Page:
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Improving commissioning through design thinking

By Maria Katsonis

Friday February 15, 2019

Public policies and programs are intended to improve the lives of citizens. But policy design is often removed from the gritty environments experienced daily by citizens. This brief shows how design thinking can help close the gap and improve commissioning of public services.

At a glance

In a paper for the journal Policy Design and Practice, Professor Michael Mintrom and Madeline Thomas (Australia and New Zealand School of Government) explore the connection between design thinking and commissioning of public services.

They examine how design thinking can lead to more effective commissioning and also improve collaboration in service delivery.

What is commissioning?


  • involves engagement with, or delegation to, a third party to undertake a defined task.
  • spans the spectrum of activities from needs assessment to service delivery to outcome evaluation.

Commissioning is not just about procurement, purchasing, or contracting – these can be elements of the commissioning process.

Why use commissioning?

Governments face a variety of challenges where commissioning can assist. These include:

  • better integration of services when there is fragmentation.
  • effective performance management where service providers deliver social outcomes within available resources.
  • strategic engagement with external or inter-governmental suppliers, including the design and ongoing management of the systems through which services are delivered.

Commissioning can be more successful when:

  • it is supported by appropriate financial incentives, regulation and performance management frameworks.
  • commissioners have a clear sense of the needs of users and procure services that match these needs.
  • commissioners have the technical and managerial skills needed to assess the vulnerability and resilience of the services being commissioned.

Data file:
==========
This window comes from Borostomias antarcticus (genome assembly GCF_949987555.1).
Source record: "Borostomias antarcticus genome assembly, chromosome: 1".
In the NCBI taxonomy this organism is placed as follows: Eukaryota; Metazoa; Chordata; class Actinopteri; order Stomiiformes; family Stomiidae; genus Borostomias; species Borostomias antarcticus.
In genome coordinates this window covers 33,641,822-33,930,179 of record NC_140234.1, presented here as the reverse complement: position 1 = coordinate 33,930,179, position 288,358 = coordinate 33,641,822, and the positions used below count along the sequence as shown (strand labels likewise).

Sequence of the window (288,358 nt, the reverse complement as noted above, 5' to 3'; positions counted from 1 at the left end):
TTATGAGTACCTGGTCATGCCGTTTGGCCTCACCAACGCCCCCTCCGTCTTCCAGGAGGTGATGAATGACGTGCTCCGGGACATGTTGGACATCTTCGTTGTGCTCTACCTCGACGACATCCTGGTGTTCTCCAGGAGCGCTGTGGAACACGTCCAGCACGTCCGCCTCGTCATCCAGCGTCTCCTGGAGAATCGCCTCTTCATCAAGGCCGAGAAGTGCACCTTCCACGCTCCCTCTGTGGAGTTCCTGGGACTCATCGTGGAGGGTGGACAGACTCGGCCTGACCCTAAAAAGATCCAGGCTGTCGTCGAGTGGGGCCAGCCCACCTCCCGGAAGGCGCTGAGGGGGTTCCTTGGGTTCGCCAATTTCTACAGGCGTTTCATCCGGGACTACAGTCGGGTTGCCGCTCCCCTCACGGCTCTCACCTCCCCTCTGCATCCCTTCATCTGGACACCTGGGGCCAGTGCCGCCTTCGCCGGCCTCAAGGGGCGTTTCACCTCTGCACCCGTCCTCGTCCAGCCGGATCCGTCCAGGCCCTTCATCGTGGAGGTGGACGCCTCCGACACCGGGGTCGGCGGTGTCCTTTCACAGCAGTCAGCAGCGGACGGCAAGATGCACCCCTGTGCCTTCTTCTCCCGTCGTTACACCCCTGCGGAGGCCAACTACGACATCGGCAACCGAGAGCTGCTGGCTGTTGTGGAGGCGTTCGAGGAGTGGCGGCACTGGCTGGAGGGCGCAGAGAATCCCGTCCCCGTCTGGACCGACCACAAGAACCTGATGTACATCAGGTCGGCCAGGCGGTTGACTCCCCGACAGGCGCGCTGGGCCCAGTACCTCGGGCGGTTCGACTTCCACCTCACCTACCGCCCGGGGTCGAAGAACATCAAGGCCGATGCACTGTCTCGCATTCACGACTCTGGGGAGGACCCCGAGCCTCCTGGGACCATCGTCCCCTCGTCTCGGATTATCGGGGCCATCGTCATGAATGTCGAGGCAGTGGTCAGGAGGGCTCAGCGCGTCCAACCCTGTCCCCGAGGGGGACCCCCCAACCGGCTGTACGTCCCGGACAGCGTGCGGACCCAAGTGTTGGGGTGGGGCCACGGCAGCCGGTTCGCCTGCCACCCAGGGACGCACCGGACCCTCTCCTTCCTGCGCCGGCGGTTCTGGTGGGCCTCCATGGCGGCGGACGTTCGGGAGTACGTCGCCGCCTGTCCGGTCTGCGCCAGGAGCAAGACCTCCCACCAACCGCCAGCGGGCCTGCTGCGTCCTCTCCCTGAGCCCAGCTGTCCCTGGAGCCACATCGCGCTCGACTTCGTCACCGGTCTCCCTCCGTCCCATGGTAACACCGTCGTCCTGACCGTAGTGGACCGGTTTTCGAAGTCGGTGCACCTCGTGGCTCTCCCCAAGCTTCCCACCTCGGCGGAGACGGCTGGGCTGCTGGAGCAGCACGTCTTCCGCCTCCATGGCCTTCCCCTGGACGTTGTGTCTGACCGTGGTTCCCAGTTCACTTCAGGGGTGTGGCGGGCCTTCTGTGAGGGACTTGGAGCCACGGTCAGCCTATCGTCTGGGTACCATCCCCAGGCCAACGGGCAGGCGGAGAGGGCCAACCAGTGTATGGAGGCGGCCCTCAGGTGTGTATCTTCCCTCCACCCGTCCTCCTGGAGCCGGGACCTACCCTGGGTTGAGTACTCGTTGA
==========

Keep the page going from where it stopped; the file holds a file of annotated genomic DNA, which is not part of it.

Public service commissioning reduces the role of government in providing services. Instead government is an enabler and overseer who assesses the needs of service users and the outcomes delivered by commissioned services.

The role of design thinking in commissioning

Good policy should be informed by deep knowledge of the contexts and clients for which that policy is being made. Design thinking can be thought of as an increasingly significant branch of evidence-based policy making.

Policy designers must be socially perceptive when gathering evidence and politically savvy when deploying it. Design thinking can contribute to improved use of evidence in policy making and in program implementation. For a design thinker, one of the most important skills is to imagine the world from multiple perspectives such as clients, service users and customers.

This is where greater empathy for different perspectives emerges.

Focusing on the lived experiences of service users can facilitate better policy making. It can also lead to implementation of programs that enhance public value.

Five techniques to apply design thinking

1. Environment scanning

  • Identifies trends influencing future outcomes.
  • Gathers, synthesises and interprets information, shifting attention to new opportunities, threats, and potential blind spots.
  • Assists with commissioning, by improving knowledge of policies and programs that work across contexts and factors shaping success.

2. Participant observation

  • Observing people and their behaviour as they engage with a service.
  • Empathy is critical to effective observation.
  • Helps understand the effect that a policy has on individuals and groups.

3. Open-to-learning conversation

  • Encourages divergent thinking.
  • Creates new options and questions the fundamental basis of existing structures.
  • Improves the ability of policy designers, service managers, and clients to understand each other’s concerns.

4. Mapping

  • Explores the links between design and implementation.
  • Visualises connection and emerging patterns.
  • Journey mapping illustrates the user experience from beginning to end.
  • Assists commissioning by allowing policy designers to identify what’s working, what’s not and priorities for improvement.

5. Sensemaking

  • Connections are made using visual organisation.
  • Once data and insights are externalised (eg post it notes), visual organisation can identify explicit and implicit relationships.
  • Encourages policy designers to work with service managers and clients and take cues from observed practices.

The bottom line

Governments everywhere will always face pressures to provide more and better services to citizens.  Commissioning of service provision can produce sustained social and economic outcomes. Commissioning arrangements can also promote more engagement between traditional policy developers and local service managers. Paying more attention to how policies shape local interactions among service providers and citizens is key to achieving better outcomes.

Want to read more?

Improving commissioning through design thinking – Michael Mintrom and Madeline Thomas, Policy Design and Practice, Published online: 7 January 2019

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